Rotor Slap.

Rotor Slap.

Post by Guillaume Hasto » Sat, 28 Aug 1999 04:00:00



I love that sound too and i use it on a 3D like manouver :

it's a low altitude circle , sideways - inverted flying + tail down ( heli
tilted to 50deg or so ) . The manouver is impressive in itself but that
flapping sound you're talking about really adds something great to it :-)

bye,

Guillaume

http://www.hastoy.com - R/C helicopters
downloadable videos
MH-Design online shopping


Quote:
>What causes rotor slap and which manoeuvres will best reproduce
>that great sound?

>Regards to all...........Allen.

 
 
 

Rotor Slap.

Post by Peter Seddo » Sat, 28 Aug 1999 04:00:00


According to my full size helicopter manual blade slap occurs during partial
power descents when one rotor blade intersects its own vortex system or that
of another blade. When this happens the blade experiences high velocities
and rapid angle of attack changes. This can drive one section of the rotor
blade into compressibility and possible shock stall both of which produce
aerodyanmic loading variations.

Charts show that slap can occur over a narrow band centered on a rate of
descent of 500fpm at an airspeed of 80mph

So now you know !!!

Regards Peter

Quote:

>What causes rotor slap and which manoeuvres will best reproduce
>that great sound?

>Regards to all...........Allen.


 
 
 

Rotor Slap.

Post by Brian and Aleci » Sun, 29 Aug 1999 04:00:00


I fly rc helicopters and work on HH-60 Pavehawks in the US Air Force.  And
from what I understand that cool slapping noise is called Blade Stall.  In a
real helicopter if you continued to perform a blade stall maneuver you would
eventually trash the main rotor head.  I am unaware whether or not it will
do the same to RC.  I like the sound myself!

--
Brian and Alecia Bowers
Psc 79 Box 20441
Apo Ap 96364


Quote:
> I love that sound too and i use it on a 3D like manouver :

> it's a low altitude circle , sideways - inverted flying + tail down ( heli
> tilted to 50deg or so ) . The manouver is impressive in itself but that
> flapping sound you're talking about really adds something great to it :-)

> bye,

> Guillaume

> http://www.hastoy.com - R/C helicopters
> downloadable videos
> MH-Design online shopping

> Allen Wilkinson a crit dans le message


- Show quoted text -

Quote:
> >What causes rotor slap and which manoeuvres will best reproduce
> >that great sound?

> >Regards to all...........Allen.

 
 
 

Rotor Slap.

Post by 76.. » Sun, 29 Aug 1999 04:00:00


Allen -

Rotor slap is a "compressibility effect", in other words, under certain
conditions the air near the rotor blade tips (where the relative wind
speed is greatest, and also where most of the lift occurs) exceeds the
speed of sound (approx. 1100 feet per second) and a slap is heard above
the normal rotor blade sound level.  Certain conditions like a fairly
steep approach/descent with power applied and sharp turns will cause
slap.  The condition is caused not only by the rotor blade tip speed but
the actual "angle of attack" of the "relative wind" that strikes the
rotor blade.  You can easily calculate the rotor blade tip speed of your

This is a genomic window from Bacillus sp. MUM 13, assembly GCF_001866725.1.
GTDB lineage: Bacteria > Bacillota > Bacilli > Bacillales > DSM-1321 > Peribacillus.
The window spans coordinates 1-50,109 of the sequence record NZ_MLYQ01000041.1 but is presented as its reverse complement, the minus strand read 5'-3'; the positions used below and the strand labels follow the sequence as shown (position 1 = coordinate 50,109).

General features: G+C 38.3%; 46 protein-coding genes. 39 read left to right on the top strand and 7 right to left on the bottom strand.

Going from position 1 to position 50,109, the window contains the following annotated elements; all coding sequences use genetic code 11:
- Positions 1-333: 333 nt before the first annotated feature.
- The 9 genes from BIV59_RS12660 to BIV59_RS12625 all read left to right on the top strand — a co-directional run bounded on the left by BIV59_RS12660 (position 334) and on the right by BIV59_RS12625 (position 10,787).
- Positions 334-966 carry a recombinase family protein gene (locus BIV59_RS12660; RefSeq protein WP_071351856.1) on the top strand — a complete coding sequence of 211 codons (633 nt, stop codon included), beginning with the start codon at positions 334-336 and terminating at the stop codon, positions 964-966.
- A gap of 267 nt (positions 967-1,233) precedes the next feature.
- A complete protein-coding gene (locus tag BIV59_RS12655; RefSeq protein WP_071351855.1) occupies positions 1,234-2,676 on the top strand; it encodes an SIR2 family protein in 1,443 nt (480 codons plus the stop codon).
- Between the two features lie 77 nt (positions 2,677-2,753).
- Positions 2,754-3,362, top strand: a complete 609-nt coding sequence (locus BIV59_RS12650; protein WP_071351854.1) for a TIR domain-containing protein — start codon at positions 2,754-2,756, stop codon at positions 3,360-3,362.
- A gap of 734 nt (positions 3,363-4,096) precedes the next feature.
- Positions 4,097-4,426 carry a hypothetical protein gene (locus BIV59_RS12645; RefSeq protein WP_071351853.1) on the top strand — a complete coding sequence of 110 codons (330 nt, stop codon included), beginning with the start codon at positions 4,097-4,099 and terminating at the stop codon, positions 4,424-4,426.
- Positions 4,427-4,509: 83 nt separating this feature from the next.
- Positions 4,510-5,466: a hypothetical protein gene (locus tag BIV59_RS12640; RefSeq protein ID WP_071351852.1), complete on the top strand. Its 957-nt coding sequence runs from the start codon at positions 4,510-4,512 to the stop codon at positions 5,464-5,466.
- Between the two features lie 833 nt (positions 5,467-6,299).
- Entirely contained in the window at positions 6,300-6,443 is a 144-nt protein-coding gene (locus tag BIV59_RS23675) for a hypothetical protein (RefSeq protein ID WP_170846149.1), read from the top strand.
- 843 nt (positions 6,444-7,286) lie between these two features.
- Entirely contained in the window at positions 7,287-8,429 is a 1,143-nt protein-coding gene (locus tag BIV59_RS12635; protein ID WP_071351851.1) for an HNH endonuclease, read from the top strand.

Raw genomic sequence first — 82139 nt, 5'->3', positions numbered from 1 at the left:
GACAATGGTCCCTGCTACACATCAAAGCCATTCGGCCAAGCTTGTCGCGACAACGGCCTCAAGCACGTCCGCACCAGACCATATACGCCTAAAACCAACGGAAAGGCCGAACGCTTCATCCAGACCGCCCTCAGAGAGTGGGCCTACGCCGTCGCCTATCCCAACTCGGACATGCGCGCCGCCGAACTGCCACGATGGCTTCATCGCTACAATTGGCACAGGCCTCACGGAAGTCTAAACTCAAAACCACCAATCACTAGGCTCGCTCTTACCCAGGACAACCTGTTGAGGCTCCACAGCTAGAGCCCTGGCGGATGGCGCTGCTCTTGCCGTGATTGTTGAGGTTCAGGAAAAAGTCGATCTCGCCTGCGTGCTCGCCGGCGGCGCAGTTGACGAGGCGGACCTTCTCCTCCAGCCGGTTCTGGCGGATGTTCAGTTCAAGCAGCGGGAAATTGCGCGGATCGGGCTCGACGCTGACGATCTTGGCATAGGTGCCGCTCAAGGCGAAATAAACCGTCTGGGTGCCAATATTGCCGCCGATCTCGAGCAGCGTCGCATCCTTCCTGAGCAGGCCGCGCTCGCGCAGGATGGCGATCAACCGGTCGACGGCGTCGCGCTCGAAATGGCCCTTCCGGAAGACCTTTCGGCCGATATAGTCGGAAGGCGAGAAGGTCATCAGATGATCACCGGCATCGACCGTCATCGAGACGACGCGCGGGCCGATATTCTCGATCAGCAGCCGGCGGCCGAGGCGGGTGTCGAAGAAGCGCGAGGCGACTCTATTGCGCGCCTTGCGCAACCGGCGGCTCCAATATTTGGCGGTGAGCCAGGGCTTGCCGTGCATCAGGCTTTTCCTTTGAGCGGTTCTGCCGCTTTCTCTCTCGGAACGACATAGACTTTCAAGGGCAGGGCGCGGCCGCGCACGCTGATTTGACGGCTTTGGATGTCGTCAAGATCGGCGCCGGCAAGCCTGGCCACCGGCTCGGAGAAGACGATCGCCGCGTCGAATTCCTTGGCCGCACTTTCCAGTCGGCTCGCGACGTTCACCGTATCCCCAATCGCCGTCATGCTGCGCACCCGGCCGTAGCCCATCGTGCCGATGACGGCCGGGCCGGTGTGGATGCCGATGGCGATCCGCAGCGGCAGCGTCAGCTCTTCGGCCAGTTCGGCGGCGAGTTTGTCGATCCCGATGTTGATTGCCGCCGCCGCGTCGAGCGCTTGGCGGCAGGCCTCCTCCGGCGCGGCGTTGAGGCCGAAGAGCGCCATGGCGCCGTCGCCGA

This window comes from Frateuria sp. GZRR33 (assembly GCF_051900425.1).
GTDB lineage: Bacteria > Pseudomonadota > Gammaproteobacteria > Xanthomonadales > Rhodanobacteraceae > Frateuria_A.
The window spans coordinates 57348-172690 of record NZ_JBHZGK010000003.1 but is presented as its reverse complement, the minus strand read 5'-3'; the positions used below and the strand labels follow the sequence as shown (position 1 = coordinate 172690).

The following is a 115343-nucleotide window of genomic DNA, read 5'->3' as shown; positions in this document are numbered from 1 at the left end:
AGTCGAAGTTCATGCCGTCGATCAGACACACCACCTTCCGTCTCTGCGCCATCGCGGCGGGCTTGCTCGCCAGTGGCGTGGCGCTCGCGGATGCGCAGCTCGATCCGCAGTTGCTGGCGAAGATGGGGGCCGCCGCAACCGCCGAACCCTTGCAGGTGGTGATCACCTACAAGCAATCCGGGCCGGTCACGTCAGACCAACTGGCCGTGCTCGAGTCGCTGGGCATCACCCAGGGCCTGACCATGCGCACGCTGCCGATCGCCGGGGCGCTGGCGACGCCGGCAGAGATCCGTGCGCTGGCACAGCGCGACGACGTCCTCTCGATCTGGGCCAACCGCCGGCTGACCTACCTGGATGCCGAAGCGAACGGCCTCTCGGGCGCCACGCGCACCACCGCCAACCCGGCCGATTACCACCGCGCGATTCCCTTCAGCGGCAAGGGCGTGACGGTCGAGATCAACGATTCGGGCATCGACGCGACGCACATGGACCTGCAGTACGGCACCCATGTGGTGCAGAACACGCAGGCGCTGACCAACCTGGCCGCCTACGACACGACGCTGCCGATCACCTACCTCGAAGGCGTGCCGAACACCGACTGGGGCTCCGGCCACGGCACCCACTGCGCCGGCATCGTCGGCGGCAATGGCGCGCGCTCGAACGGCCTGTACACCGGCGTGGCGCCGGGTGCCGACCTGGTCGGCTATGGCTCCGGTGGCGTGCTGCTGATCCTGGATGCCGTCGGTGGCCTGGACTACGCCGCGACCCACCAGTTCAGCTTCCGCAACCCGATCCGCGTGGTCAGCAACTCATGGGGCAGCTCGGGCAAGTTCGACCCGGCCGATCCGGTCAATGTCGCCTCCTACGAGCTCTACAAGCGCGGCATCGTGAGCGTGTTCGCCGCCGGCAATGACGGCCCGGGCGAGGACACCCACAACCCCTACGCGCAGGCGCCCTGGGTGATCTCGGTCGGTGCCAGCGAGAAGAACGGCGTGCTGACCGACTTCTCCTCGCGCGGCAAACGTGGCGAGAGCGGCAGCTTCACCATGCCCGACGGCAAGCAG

model, and then factor in the "relative wind" resulting from the blade's
angle of attack and the ship's actual speed in the air.  These are
conditions that full scale helicopter pilots have to be aware of when
making approaches in densely populated areas,  to avoid complaints from
the public, and to "fly neighborly" as the FAA pamphlet on this subject
puts it.  Smooth control inputs and smooth application of power will
help to minimize "slap".  Abrupt control inputs, like sharp turns, etc.
will give you slap.

The shape of the main rotor blade tip will also affect "slap".  A blunt
square tip blade like a Huey will give more of a slap than a swept tip
blade like an Apache, since the blunt edge causes more air disturbance
and turbulence.  Any basic text on Helicopter Flight (the $8 volume
available at any flight school is a bargain) will explain these
principles with drawings better than I can verbally.

I fly both full scale and RC model helicopters, and personally I enjoy
trying to make my RC models fly as realistically as possible.  I find
"3D" flying rather disturbing to watch since it is so "unrealistic".

John,  Nashville, TN

Quote:

> What causes rotor slap and which manoeuvres will best reproduce
> that great sound?

> Regards to all...........Allen.

 
 
 

Rotor Slap.

Post by Steve Simpso » Sun, 29 Aug 1999 04:00:00


Quote:
> Rotor slap is a "compressibility effect", in other words, under certain
> conditions the air near the rotor blade tips (where the relative wind
> speed is greatest, and also where most of the lift occurs) exceeds the
> speed of sound (approx. 1100 feet per second) and a slap is heard above
> the normal rotor blade sound level.

Model heli rotor blade tip speed rarely exceed the 500 feet per second
range.

You may have been thinking of propellers on real planes where the situation
that you describe does indeed exist.

As correctly pointed out elsewhere in this thread, the sound is caused by
one blade slamming into the turbulence of the other (stalled) blade.